Former solicitor general Paul Clement was in the Supreme Court on Monday arguing for Texas in its redistricting case. The case demonstrates clearly how Section 5 — the “emergency” provision of the 1965 Voting Rights Act — has outlived its time.
To summarize a very complicated situation: Texas is one of only nine states covered in whole by Section 5. As such, it cannot implement any changes in its voting laws (including redistricting) without getting either administrative approval from the Department of Justice or judicial approval from a District of Columbia federal court. Given the bias and politics driving the Holder Justice Department, Texas made the smart move of filing suit in federal court in D.C. to get preclearance of its new congressional and state legislative redistricting plans. Section 5 requires only that the new plans maintain the status quo — i.e., there can be no reduction in the number of majority-minority voting districts in the state. The D.C. court trial on the preclearance issue is scheduled for January 17.
Meanwhile, a number of Hispanic and Democratic groups filed lawsuits in federal court in Texas claiming violations of Section 2 of the Voting Rights Act because the state did not maximize the number of new districts in which blacks and Hispanics constitute a majority of voters. Section 2 prohibits “denial or abridgment of the right” to vote on account of race or color or being a member of a language minority. It is the section of the VRA used to bring vote dilution lawsuits. Section 2 specifically states that it does not establish “a right to have members of a protected class elected in numbers equal to their proportion in the population.” Yet that is the exact claim being made in the Texas lawsuits. Hispanics in particular are claiming that most or all of the new legislative districts — particularly the four new congressional seats — should be majority-Hispanic districts.
Without finding any Section 2 violation or even the likelihood that the plaintiffs’ challenges would succeed, a panel of Texas judges decided that the new district maps could not be used because they had not been precleared. The judges than drew up new interim maps for the upcoming elections, essentially ignoring the political decisions of Texas voters as expressed through their elected legislators. Acting as a self-appointed super legislature, the judges also ignored Texas redistricting criteria, relying instead on their own notion of sound public policy and “the collective public good.”
The judges assumed that all of the unproven allegations made by the plaintiffs were true, producing what the dissenting judge called “a runaway plan that imposes an extreme redistricting scheme . . . untethered to the applicable case law.” This was a fundamental violation of judicial authority and discretion. The judges’ only role should be to remedy likely statutory or constitutional violations, not draw up their ideal of optimum district boundaries. The resulting maps favor the Democratic party over the Republican party. Texas appealed the Texas court’s order to use these interim maps and got a stay from the Supreme Court — Clement was there on Monday to argue that Texas should not have to use them.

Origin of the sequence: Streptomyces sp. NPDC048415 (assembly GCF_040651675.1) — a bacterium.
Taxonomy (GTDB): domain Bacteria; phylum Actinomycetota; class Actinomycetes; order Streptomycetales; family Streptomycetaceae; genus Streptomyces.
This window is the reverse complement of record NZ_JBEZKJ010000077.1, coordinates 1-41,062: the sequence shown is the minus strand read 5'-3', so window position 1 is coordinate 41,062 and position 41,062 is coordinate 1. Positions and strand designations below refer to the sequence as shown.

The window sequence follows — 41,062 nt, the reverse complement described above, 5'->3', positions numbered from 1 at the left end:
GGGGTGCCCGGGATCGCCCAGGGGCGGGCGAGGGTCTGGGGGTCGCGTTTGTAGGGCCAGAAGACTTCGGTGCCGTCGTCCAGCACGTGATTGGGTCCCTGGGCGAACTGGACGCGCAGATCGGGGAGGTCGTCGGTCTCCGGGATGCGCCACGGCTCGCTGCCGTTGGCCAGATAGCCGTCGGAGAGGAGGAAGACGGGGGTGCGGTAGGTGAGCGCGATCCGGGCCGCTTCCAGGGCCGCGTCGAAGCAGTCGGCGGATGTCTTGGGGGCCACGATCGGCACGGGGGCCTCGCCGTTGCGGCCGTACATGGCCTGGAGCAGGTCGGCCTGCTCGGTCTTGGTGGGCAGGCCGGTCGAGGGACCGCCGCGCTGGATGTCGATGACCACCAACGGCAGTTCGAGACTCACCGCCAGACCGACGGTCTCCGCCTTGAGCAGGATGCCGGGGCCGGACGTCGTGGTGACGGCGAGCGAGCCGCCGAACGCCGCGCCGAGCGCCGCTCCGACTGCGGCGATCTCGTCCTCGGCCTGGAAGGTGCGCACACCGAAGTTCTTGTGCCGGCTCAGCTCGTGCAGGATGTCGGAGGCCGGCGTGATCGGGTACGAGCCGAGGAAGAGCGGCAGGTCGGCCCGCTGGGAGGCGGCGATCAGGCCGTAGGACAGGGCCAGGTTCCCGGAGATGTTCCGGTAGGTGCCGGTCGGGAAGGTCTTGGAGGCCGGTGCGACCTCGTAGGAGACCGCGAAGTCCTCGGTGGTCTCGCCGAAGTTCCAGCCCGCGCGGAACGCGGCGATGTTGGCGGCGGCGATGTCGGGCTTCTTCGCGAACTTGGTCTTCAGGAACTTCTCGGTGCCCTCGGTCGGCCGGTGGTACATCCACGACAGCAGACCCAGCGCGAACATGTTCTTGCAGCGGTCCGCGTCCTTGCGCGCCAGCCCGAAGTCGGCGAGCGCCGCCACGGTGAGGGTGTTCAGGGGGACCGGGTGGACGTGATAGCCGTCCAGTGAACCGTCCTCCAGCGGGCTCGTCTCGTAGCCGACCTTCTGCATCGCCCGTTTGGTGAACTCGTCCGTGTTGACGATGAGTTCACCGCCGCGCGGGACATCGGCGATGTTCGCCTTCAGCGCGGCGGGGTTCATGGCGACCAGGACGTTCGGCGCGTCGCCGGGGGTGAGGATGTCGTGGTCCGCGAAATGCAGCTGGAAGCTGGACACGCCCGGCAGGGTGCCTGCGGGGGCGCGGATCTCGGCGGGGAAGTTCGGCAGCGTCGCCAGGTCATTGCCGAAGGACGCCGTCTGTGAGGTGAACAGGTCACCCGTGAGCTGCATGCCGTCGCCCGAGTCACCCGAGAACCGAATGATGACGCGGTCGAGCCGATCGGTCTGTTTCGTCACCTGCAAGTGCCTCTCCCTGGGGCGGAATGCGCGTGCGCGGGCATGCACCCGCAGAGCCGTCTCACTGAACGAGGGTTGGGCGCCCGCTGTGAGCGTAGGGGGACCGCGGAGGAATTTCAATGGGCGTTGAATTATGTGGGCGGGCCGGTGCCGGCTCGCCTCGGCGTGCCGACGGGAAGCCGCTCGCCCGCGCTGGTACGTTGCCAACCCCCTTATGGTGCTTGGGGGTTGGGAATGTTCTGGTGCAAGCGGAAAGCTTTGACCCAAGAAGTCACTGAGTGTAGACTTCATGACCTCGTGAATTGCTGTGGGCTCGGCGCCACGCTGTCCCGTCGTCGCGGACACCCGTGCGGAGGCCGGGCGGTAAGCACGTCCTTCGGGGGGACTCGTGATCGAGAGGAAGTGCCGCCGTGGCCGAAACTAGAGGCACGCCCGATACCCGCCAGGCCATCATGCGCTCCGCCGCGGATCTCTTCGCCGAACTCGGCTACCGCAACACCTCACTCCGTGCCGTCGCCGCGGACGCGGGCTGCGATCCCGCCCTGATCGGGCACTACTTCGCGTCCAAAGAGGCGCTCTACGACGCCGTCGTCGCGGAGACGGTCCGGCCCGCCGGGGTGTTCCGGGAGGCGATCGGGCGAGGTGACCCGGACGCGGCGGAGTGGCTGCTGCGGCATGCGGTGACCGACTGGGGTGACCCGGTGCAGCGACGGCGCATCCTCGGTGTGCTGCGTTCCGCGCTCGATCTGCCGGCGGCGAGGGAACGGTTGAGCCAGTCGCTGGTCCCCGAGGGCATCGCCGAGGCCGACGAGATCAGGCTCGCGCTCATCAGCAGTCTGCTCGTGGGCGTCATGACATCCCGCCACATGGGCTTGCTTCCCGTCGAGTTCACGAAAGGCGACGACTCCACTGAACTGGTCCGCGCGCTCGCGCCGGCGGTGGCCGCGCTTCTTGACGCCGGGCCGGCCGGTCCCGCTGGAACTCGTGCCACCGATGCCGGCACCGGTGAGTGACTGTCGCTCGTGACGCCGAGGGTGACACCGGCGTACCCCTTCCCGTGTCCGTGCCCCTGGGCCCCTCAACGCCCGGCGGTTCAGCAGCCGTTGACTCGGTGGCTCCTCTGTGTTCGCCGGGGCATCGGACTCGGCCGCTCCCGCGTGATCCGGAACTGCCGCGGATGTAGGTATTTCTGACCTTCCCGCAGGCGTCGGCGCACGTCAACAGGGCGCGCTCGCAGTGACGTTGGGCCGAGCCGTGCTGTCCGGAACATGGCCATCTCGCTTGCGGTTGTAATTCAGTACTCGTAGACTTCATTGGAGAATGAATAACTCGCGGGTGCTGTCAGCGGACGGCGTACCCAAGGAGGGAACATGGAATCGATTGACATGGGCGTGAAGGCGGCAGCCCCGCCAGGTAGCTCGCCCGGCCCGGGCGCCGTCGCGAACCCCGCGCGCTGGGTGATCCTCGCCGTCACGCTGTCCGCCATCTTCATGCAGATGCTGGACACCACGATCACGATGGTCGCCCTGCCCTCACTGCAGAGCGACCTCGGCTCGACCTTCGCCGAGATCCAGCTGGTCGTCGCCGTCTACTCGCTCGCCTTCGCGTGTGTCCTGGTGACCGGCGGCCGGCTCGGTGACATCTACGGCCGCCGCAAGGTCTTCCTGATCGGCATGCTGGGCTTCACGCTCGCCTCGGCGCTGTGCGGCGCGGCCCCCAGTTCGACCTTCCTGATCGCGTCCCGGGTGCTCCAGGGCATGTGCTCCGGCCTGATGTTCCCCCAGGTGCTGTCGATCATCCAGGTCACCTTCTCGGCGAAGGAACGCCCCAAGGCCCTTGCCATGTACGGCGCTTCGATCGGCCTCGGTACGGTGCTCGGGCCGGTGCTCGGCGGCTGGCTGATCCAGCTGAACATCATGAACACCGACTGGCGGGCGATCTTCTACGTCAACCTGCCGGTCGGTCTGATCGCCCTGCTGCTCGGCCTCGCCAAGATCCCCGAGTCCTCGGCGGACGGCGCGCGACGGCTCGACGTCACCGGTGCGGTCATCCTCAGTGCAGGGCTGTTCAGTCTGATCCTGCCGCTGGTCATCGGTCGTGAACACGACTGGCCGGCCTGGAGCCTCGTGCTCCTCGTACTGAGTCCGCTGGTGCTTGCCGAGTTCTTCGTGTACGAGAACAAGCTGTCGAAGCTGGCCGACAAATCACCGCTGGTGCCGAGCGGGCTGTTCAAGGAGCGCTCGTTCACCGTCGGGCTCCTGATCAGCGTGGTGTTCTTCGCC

Justice Sonia Sotomayor’s interrogation made it clear that she sides 100 percent with, as she put it, “the Latinos” in the suit. She acted more like a counsel to LULAC than an impartial justice. She also got the law fundamentally wrong, saying that the VRA bars the use of an unprecleared plan. In fact, regulations issued by the Justice Department, 28 C.F.R. §51.18, specifically contemplate a court ordering the use of an unprecleared plan in an emergency. A federal court in Florida did just that in 1996 when it authorized the use of an unprecleared plan “on an emergency interim basis for the 1996 congressional elections.” Johnson v. Mortham, 926 F.Supp. 1460, 1494 (N.D. Fla. 1996).
As the court made clear in the Florida case, the state still had to get preclearance for future use of the plan, which is in accordance with the Justice Department regulation. It states that: “A Federal court’s authorization of the emergency interim use without preclearance of a voting change does not exempt from section 5 review any use of the practice not explicitly authorized by the court.”
So the Texas court could have easily ordered the use of the unprecleared plans for the upcoming election pending preclearance from the D.C. court over the use of the plans in any subsequent elections. The situation faced by Texas certainly fits the definition of an emergency. This would have been the correct outcome given the fact that the Texas court had made no actual finding that the maps violated the Voting Rights Act or that the plaintiffs’ allegations are credible.
But at the oral arguments, the justices were obviously frustrated at the timing problem they face. They must decide quickly whether Texas should be required to use the unjustified interim maps drawn up by the Texas court, to use the unprecleared legislative maps, or to wait until the D.C. court conducts its trial and comes to a decision sometime in mid-February. With a primary already moved back from March 6 to April 3, this provides almost none of the lead time necessary for candidate qualifying, composing, and ordering ballots by local election officials, and mailing out overseas ballots to American military personnel in time for them to vote in the primary election.
Of course, if Texas did not have to comply with the outmoded requirements of Section 5, there would be no problem in the first place. The legislatively-drawn maps would be used unless and until the Texas court found that they violated the law. Just another reason why, the next time the Supremes are faced with deciding the continued constitutionality of Section 5, they should strike it down.